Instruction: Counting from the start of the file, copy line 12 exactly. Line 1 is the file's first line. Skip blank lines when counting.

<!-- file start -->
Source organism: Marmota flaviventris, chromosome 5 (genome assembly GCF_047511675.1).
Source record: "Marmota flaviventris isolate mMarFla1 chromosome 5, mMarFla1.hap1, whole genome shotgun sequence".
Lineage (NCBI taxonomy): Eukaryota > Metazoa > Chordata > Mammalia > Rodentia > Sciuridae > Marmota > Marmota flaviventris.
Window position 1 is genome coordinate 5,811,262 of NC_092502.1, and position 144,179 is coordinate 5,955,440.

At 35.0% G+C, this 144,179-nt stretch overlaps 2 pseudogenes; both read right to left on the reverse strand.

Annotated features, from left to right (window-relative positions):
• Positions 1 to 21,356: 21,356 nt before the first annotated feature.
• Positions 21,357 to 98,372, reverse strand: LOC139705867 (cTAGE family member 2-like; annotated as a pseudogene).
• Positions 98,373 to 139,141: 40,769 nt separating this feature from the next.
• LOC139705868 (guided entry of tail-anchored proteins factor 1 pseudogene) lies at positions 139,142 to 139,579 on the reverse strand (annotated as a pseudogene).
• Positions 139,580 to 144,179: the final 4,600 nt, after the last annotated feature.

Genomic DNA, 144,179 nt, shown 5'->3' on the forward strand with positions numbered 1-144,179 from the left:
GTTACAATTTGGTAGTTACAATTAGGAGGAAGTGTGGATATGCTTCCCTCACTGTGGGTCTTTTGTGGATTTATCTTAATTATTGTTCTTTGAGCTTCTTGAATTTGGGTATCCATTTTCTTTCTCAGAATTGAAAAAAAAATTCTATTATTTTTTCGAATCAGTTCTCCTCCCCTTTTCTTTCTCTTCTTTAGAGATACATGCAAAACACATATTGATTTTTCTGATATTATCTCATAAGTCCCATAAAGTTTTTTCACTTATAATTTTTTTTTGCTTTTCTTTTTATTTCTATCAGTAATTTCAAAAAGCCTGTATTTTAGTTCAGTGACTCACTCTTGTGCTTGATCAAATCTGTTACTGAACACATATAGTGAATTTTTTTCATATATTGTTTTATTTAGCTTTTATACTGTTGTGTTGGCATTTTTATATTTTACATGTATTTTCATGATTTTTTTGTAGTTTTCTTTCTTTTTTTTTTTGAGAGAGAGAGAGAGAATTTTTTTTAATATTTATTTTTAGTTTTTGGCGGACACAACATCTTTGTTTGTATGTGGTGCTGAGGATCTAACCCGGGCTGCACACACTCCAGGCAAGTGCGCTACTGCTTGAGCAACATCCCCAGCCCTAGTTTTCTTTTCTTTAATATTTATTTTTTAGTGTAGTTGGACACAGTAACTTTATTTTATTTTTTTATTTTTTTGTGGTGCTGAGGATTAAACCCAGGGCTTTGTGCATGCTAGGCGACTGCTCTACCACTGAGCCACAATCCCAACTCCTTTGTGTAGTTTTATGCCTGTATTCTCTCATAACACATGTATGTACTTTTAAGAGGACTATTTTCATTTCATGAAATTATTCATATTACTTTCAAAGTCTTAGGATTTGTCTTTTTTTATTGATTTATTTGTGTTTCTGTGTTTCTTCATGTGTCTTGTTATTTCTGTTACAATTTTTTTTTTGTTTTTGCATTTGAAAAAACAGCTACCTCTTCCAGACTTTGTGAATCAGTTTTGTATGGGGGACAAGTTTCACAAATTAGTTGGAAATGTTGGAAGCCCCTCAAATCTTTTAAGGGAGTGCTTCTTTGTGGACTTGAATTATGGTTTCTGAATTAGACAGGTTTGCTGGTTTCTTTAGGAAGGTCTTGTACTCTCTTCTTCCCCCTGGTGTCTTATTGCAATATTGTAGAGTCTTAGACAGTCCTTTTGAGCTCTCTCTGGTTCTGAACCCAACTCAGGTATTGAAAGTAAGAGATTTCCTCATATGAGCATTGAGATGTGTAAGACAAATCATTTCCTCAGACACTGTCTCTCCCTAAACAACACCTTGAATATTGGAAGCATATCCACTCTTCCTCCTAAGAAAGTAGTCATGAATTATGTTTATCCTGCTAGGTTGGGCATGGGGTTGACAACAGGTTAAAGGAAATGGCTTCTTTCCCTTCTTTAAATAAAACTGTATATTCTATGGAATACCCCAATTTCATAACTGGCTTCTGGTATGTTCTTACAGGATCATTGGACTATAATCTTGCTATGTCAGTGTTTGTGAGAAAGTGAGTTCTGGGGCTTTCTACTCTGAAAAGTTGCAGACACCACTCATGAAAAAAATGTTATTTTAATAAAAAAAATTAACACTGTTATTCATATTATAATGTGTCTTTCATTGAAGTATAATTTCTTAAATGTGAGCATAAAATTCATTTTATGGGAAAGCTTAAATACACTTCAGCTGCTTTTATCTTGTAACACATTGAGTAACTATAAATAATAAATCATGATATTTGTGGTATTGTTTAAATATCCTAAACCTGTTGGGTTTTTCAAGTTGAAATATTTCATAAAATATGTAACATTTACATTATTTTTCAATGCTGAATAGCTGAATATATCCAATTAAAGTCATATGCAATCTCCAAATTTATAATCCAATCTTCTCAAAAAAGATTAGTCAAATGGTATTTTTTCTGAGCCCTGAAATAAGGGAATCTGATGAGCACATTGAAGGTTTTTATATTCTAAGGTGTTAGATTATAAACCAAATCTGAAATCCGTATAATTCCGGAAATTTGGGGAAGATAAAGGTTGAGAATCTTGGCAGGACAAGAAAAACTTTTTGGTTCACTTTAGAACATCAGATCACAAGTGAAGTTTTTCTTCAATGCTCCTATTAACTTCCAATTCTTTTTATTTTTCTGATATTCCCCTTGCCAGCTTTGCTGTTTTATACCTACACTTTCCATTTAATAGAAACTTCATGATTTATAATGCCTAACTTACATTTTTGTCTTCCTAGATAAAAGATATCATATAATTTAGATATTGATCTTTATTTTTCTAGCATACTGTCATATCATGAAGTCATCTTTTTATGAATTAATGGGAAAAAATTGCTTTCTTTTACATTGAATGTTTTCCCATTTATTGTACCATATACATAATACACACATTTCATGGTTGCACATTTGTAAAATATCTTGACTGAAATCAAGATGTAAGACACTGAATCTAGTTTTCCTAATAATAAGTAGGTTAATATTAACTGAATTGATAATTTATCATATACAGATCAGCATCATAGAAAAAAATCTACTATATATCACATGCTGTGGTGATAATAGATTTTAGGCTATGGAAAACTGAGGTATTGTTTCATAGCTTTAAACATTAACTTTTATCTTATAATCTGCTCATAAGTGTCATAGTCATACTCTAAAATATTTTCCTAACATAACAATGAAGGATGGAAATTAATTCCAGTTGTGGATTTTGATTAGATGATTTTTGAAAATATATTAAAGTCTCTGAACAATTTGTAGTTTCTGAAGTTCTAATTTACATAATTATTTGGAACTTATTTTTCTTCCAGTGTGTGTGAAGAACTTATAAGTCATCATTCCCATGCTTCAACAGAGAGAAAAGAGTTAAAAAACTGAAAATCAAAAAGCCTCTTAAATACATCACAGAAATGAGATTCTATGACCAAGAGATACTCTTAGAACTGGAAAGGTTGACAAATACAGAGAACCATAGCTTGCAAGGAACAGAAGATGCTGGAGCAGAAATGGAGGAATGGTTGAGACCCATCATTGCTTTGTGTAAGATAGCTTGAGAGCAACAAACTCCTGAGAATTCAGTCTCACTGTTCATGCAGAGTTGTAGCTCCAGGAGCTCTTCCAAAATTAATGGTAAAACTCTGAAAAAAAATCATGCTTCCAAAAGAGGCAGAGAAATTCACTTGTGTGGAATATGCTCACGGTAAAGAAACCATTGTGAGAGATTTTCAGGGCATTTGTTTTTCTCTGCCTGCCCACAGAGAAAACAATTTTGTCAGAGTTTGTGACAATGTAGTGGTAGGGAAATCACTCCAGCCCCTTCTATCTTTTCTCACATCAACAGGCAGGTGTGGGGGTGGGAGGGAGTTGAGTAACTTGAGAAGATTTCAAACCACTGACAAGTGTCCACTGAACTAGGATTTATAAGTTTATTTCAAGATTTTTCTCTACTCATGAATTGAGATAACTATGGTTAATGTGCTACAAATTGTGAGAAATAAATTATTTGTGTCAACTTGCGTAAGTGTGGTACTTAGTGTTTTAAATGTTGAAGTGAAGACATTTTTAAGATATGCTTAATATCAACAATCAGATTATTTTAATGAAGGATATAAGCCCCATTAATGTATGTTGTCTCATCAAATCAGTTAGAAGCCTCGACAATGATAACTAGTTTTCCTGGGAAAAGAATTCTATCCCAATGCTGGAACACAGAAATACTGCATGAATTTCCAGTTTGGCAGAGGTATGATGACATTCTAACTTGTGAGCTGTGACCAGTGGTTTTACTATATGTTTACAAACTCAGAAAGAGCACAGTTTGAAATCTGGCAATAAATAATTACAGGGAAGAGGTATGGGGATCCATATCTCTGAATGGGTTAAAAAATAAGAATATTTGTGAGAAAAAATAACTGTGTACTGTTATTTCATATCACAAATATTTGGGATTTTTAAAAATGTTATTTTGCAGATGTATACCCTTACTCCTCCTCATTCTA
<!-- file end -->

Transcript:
Genomic DNA, 144,179 nt, shown 5'->3' on the forward strand with positions numbered 1-144,179 from the left: